Tuesday, November 01, 2011

Visiting Vancouver: Asian fusion & marijuana dispensaries

My granddaughter Mena is a sixth-generation Undocumented American. Her great-great-great grandfather came over to California from China for the gold rush and stayed on to help build the transcontinental railroad. But then, back in the 19th century, EVERYBODY in California was an Undocumented American. And, today in Vancouver, I also learned about documented and undocumented Canadians as well. And also about documented and undocumented marijuana users.

Vancouver is a magnificent "Jewel of the Pacific" type of city in the grand old tradition of Shanghai, Valparaiso, San Francisco and Sydney -- built overlooking water, it has an interesting history, a cosmopolitan population and lots of trees. Vancouver is a beautiful city -- with an element of Asian-fusion to it that also makes it interesting, exotic and chic.

At Vancouver's exquisite Sun Yat-Sen Classical Garden, I learned a lot about ancient China. First I learned that scholars were highly regarded there back in the day.

"The most highly-honored class of people in ancient China were its scholars," commented a museum docent. "And next in order were its farmers." Did I hear that right? Somebody actually honored farmers way back when? They must have been referring to some ancient Chinese agribusiness CEOs. Nobody I know of has ever honored mere farmers, the people who feed us each day.

"The third category to be honored were the artisans." Apparently arts and crafts were really big in old-school China. And apparently the last, least important category of importance in bygone China days were the corporatists.

In ancient China, however, this four-tier categorization obviously didn't work out so well over the long run -- but at least they tried. Here in America, a country that is supposed to be a democracy, corporatists are obviously kings -- and 99% of us know how badly that arrangement is working out.

Next, I learned that every Chinese scholar's garden must have four basic ingredients -- a building, a plum tree, a pine tree and some bamboo. "But what about Feng Shui," I asked the docent. The four principles essential to having good Feng Shui (usually translated as "harmony") in one's life are safety, beauty, organization and comfort. "This scholar's garden is certainly beautiful and safe and definitely organized -- but is it comfortable?" I asked. Would I just want to flop down, kick off my shoes and watch television here? Not.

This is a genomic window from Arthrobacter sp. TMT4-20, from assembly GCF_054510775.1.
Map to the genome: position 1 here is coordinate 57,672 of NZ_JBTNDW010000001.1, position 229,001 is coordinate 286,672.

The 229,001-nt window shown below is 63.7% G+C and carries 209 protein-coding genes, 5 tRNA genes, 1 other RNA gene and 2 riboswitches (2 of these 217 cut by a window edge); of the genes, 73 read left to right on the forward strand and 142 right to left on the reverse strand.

"The comfort that scholars got from their garden was in its beauty," replied the docent. Oh.

I also learned that in modern-day Vancouver, 25% of its population is between the ages of 18 and 25 -- because students from all over Asia come here to study English. "And just before Hong Kong was taken over by mainland China in 1997, many Hong Kong residents moved here and bought condos in downtown Vancouver," There is also a large Japanese and Tibetan presence here, giving this city a real feeling of Asian-fusion, cultural diversity and Pacific Rim internationalism.

Next I went off to Vancouver's large Granville Island farmers' market to honor some farmers by buying a peach.

By now I've been traveling for over 2,200 miles and my knees and right ankle were really hurting, forcing me to forgo visiting the famous Capilano suspension bridge's cliff walk and tree house. "Why don't you try some medical marijuana to ease the pain?" someone then suggested. Medical marijuana is legal in Vancouver? They don't have drug cartels and drug lords running it up from Mexico with AK-47s like they do in the States?

"Of course it's legal here. We are a civilized nation." Except, perhaps, for Steven Harper -- Canada's answer to folks like Bush and Reagan and Obama and Blair.

So off I went to a doctor and showed him a medical report on my knees and ankle, and also showed him my nifty blue handicap sticker which I love so much that I'm thinking of having it tattooed on my arm. Then the doctor asked me a few questions like, "How did you get injured?" So I told him about falling down some stairs in the Peace Corps in South Africa back in 2007. And then, after asking me about how easy it would be for older people to join the Peace Corps (pretty easy), he signed a paper saying I needed marijuana to ease the pain, and I was good to go.

Next on my tourist agenda is going to be a trip to a marijuana dispensary. Should I do this? Will it help? Is medical marijuana expensive? Will it make a good souvenir? I'm about to find out!

PS: Speaking of Feng Shui, I just gotta mention that the corporatists who currently control both the government and the economy back in the States have not created any beauty or comfort or safety or organization in America (nor any democracy either). American corporatists have bad Feng Shui!

Let's do something about that.

Perhaps we also need to occupy Congress, the White House and the Supreme Court as well as Wall Street -- in order to bring good Feng Shui back into our lives.

What a great slogan to chant that would be. "Beauty! Comfort! Organization! Safety!"


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